As the nation lit up for the start of the Lantern Festival over the weekend, one eco-friendly craftsman is breaking with tradition.
Lantern maker Lin Chow-chin is part of a growing movement to make the celebrations “greener,” creating sustainable lanterns which can be converted into anything from desk lamps to flower vases.
Each year, huge electric sculptures go on display in major cities, children carry tiny disposable lanterns and the skies fill with floating lights for the festival that marks the end of two weeks of Lunar New Year festivities.
Environmentalists say used lanterns are not properly recycled and pile up as garbage, while batteries inside them contain hazardous chemicals that cause pollution.
Lin hopes to help combat the problem by creating lanterns that owners would want to keep rather than discard.
He experimented with making them in his youth and considered exporting them as a business, but gave up the dream for a steady post office job. After retiring seven years ago, Lin reignited his passion — with a new twist.
“I do not want to see lantern making become a fading art, so hopefully the creative, environmental and practical aspects can appeal to more young people,” he said.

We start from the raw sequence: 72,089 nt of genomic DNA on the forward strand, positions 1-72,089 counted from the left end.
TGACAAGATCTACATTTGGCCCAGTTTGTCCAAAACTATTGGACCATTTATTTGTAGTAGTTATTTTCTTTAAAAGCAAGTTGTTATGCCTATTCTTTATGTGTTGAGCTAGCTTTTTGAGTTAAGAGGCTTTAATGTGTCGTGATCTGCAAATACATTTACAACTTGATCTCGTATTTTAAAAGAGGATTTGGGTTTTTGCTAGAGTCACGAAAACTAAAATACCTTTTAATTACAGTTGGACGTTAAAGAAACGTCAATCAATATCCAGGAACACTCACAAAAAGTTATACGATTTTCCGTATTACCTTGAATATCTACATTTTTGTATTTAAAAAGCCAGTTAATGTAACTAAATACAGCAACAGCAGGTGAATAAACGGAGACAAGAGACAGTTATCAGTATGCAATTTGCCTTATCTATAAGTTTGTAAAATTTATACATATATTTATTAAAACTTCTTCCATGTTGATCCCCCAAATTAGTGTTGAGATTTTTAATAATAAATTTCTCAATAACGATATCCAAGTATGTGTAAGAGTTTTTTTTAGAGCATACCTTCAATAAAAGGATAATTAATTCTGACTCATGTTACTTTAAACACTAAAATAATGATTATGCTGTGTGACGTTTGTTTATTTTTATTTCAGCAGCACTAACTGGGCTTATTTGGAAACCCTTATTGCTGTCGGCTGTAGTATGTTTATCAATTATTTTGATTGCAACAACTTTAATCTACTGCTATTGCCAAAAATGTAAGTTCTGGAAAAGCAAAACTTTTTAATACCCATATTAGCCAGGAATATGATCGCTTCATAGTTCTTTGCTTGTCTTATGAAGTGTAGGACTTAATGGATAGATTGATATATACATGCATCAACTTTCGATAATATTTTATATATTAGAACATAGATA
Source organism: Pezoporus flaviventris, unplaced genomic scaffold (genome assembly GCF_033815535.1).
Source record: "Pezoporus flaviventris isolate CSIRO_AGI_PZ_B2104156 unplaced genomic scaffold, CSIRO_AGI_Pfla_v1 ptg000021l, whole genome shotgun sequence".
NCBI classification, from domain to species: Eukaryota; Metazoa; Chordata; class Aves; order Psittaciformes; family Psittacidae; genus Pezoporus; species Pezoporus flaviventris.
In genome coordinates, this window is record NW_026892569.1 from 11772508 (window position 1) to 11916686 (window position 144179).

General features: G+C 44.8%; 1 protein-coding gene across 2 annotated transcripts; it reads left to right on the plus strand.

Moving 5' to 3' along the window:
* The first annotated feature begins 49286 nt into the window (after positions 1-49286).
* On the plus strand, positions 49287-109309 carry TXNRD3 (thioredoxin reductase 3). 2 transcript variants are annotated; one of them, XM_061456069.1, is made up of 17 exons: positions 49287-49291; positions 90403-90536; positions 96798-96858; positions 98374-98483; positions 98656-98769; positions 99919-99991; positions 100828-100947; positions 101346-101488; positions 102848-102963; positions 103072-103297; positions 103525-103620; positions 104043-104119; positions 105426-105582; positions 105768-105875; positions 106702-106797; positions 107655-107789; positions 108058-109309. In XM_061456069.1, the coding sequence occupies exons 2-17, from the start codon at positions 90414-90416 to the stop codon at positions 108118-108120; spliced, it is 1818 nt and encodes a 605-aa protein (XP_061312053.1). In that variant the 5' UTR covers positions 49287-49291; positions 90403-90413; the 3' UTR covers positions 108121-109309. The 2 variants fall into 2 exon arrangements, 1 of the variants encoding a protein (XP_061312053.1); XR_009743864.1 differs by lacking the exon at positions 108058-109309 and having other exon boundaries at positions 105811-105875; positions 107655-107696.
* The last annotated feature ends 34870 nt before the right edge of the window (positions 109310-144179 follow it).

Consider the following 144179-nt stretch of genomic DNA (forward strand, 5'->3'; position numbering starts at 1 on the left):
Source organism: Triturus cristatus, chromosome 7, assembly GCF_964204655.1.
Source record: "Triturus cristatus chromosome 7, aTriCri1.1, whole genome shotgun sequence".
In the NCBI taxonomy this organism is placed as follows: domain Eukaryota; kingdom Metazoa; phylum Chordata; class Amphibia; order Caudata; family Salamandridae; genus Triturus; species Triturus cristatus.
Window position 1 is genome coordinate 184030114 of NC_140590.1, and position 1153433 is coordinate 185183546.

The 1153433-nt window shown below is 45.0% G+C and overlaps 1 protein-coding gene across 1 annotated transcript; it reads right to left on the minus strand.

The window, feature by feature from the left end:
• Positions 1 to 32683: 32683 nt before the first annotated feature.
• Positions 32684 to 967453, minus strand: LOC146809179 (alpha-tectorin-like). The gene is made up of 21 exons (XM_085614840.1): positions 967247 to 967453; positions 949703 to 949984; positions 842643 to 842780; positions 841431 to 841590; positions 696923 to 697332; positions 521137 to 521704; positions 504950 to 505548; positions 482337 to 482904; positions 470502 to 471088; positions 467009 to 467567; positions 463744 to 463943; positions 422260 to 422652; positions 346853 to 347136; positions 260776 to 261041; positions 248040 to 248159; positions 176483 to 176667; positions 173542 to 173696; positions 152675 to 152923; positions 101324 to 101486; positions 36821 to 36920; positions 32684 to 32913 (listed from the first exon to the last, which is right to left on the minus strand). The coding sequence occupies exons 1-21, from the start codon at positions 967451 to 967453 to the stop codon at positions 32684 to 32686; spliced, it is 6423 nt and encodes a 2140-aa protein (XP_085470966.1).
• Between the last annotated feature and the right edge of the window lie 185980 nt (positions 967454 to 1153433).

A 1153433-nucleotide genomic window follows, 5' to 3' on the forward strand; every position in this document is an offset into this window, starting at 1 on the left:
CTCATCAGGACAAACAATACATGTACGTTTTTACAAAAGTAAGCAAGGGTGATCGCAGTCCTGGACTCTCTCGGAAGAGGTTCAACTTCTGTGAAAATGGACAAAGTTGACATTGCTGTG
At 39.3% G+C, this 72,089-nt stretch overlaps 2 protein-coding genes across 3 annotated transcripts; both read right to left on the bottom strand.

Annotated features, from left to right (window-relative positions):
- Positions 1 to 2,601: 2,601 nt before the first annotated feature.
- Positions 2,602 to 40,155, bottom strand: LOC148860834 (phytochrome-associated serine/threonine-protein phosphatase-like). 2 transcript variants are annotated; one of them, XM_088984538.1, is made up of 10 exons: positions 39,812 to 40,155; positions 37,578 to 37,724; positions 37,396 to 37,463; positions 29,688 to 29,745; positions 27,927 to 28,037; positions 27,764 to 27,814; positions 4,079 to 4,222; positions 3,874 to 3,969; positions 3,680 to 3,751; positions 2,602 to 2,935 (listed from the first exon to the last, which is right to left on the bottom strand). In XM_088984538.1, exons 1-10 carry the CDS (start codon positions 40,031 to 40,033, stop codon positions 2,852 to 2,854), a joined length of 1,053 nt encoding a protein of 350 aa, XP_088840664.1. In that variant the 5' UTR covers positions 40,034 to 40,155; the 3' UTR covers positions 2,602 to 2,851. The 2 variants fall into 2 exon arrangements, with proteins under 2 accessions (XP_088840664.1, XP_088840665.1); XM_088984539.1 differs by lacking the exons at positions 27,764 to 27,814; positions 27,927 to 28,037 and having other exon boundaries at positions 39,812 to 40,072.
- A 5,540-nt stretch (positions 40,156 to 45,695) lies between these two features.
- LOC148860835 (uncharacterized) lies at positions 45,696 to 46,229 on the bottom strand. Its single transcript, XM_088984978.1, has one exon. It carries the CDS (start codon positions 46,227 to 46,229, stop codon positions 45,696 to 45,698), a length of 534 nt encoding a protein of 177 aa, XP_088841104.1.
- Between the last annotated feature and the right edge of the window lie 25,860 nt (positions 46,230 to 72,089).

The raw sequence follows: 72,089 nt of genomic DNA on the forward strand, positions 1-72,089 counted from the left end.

Lin’s colorful lanterns come in a range of shapes and sizes, some using recycled paper, leaves and plant fibers. His main aim is to make them reusable.
Lin has patented a removable plastic stopper that connects to a light bulb inside the lantern. When the bulb is taken out, users can connect the stopper to a water bottle and recycle the lantern as a vase.
Some of the lantern frames are made from self-assembled cardboard cut-outs, which Lin said are popular with students as they can be used as pen holders, and come with spare parts that can be modeled into sculptures or business card holders.
It is still a small business and Lin makes all the lanterns himself from home, selling about 800 a year by word of mouth.
However, interest in his art has seen him conduct workshops across the nation and stage exhibitions in Hong Kong and China.
“It is rewarding to see my students embrace my ideals and come up with their own creations,” Lin said.
Campaigners say they do not want the lantern festival to disappear, just to improve.
Taiwan Environmental Protection Union vice chairman Liu Jih-jian (劉志堅) said the focus should be on the “content, not the size” of the celebrations.
The Tourism Bureau said the creations are being “adopted” after the festival, mostly by schools and local government departments.
Environmental authorities are also urging the public to recycle batteries used in small hand-held lanterns — last year they generated an estimated 3.79 tonnes of waste.